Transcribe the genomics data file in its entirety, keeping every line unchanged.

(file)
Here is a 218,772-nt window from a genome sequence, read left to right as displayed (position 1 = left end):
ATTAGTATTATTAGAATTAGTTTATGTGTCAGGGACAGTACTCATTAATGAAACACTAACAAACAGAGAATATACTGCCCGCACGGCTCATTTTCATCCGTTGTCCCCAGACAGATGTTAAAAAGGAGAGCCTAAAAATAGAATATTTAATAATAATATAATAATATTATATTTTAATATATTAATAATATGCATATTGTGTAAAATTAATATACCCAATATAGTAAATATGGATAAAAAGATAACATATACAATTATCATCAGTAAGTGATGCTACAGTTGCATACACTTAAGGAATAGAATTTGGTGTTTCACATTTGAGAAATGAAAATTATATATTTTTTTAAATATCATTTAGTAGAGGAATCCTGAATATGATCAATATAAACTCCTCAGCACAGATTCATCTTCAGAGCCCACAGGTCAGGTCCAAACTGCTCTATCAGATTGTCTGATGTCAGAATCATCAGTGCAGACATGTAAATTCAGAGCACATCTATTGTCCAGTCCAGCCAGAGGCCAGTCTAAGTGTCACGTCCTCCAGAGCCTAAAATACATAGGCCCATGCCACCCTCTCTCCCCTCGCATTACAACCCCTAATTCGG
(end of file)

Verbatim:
Here is a 218,772-nt window from a genome sequence, read left to right as displayed (position 1 = left end):
ATTAGTATTATTAGAATTAGTTTATGTGTCAGGGACAGTACTCATTAATGAAACACTAACAAACAGAGAATATACTGCCCGCACGGCTCATTTTCATCCGTTGTCCCCAGACAGATGTTAAAAAGGAGAGCCTAAAAATAGAATATTTAATAATAATATAATAATATTATATTTTAATATATTAATAATATGCATATTGTGTAAAATTAATATACCCAATATAGTAAATATGGATAAAAAGATAACATATACAATTATCATCAGTAAGTGATGCTACAGTTGCATACACTTAAGGAATAGAATTTGGTGTTTCACATTTGAGAAATGAAAATTATATATTTTTTTAAATATCATTTAGTAGAGGAATCCTGAATATGATCAATATAAACTCCTCAGCACAGATTCATCTTCAGAGCCCACAGGTCAGGTCCAAACTGCTCTATCAGATTGTCTGATGTCAGAATCATCAGTGCAGACATGTAAATTCAGAGCACATCTATTGTCCAGTCCAGCCAGAGGCCAGTCTAAGTGTCACGTCCTCCAGAGCCTAAAATACATAGGCCCATGCCACCCTCTCTCCCCTCGCATTACAACCCCTAATTCGG